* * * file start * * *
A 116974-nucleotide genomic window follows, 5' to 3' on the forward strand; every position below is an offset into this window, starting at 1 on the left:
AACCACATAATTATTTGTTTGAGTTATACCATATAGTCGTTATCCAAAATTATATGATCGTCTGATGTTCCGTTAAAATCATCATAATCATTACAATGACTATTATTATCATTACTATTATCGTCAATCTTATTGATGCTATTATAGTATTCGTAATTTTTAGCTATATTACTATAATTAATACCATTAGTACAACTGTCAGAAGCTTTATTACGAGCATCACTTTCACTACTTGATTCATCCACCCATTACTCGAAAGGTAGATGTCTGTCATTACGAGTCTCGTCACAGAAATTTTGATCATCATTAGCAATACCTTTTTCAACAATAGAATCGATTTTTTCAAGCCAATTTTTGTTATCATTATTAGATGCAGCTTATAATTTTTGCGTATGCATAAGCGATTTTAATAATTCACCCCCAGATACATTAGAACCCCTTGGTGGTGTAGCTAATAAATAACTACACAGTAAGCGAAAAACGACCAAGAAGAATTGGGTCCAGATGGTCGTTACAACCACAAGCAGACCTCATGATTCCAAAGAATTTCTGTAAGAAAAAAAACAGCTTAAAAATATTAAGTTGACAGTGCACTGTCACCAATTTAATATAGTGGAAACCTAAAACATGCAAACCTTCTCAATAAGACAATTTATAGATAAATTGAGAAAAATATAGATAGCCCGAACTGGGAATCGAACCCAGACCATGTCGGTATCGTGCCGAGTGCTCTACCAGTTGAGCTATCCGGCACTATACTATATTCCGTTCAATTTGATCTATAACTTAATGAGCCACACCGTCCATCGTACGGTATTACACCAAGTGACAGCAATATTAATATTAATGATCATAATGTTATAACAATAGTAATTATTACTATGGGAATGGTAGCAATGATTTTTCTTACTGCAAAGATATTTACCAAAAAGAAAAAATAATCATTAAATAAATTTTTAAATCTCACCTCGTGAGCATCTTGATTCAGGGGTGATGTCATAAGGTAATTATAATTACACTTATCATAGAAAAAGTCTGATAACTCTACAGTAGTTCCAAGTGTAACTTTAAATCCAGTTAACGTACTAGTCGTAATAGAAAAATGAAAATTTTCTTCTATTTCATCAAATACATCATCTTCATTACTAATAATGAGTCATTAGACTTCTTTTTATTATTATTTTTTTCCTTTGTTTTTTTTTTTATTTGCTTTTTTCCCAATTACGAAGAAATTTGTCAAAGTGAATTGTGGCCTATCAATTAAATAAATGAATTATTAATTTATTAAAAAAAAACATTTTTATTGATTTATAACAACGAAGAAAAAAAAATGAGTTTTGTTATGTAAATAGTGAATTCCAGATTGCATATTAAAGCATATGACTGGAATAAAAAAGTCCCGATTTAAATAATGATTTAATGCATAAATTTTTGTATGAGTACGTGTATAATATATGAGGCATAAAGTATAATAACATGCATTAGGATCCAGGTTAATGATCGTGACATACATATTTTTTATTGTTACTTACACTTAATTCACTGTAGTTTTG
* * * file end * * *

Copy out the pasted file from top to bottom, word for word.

A 116974-nucleotide genomic window follows, 5' to 3' on the forward strand; every position below is an offset into this window, starting at 1 on the left:
AACCACATAATTATTTGTTTGAGTTATACCATATAGTCGTTATCCAAAATTATATGATCGTCTGATGTTCCGTTAAAATCATCATAATCATTACAATGACTATTATTATCATTACTATTATCGTCAATCTTATTGATGCTATTATAGTATTCGTAATTTTTAGCTATATTACTATAATTAATACCATTAGTACAACTGTCAGAAGCTTTATTACGAGCATCACTTTCACTACTTGATTCATCCACCCATTACTCGAAAGGTAGATGTCTGTCATTACGAGTCTCGTCACAGAAATTTTGATCATCATTAGCAATACCTTTTTCAACAATAGAATCGATTTTTTCAAGCCAATTTTTGTTATCATTATTAGATGCAGCTTATAATTTTTGCGTATGCATAAGCGATTTTAATAATTCACCCCCAGATACATTAGAACCCCTTGGTGGTGTAGCTAATAAATAACTACACAGTAAGCGAAAAACGACCAAGAAGAATTGGGTCCAGATGGTCGTTACAACCACAAGCAGACCTCATGATTCCAAAGAATTTCTGTAAGAAAAAAAACAGCTTAAAAATATTAAGTTGACAGTGCACTGTCACCAATTTAATATAGTGGAAACCTAAAACATGCAAACCTTCTCAATAAGACAATTTATAGATAAATTGAGAAAAATATAGATAGCCCGAACTGGGAATCGAACCCAGACCATGTCGGTATCGTGCCGAGTGCTCTACCAGTTGAGCTATCCGGCACTATACTATATTCCGTTCAATTTGATCTATAACTTAATGAGCCACACCGTCCATCGTACGGTATTACACCAAGTGACAGCAATATTAATATTAATGATCATAATGTTATAACAATAGTAATTATTACTATGGGAATGGTAGCAATGATTTTTCTTACTGCAAAGATATTTACCAAAAAGAAAAAATAATCATTAAATAAATTTTTAAATCTCACCTCGTGAGCATCTTGATTCAGGGGTGATGTCATAAGGTAATTATAATTACACTTATCATAGAAAAAGTCTGATAACTCTACAGTAGTTCCAAGTGTAACTTTAAATCCAGTTAACGTACTAGTCGTAATAGAAAAATGAAAATTTTCTTCTATTTCATCAAATACATCATCTTCATTACTAATAATGAGTCATTAGACTTCTTTTTATTATTATTTTTTTCCTTTGTTTTTTTTTTTATTTGCTTTTTTCCCAATTACGAAGAAATTTGTCAAAGTGAATTGTGGCCTATCAATTAAATAAATGAATTATTAATTTATTAAAAAAAAACATTTTTATTGATTTATAACAACGAAGAAAAAAAAATGAGTTTTGTTATGTAAATAGTGAATTCCAGATTGCATATTAAAGCATATGACTGGAATAAAAAAGTCCCGATTTAAATAATGATTTAATGCATAAATTTTTGTATGAGTACGTGTATAATATATGAGGCATAAAGTATAATAACATGCATTAGGATCCAGGTTAATGATCGTGACATACATATTTTTTATTGTTACTTACACTTAATTCACTGTAGTTTTG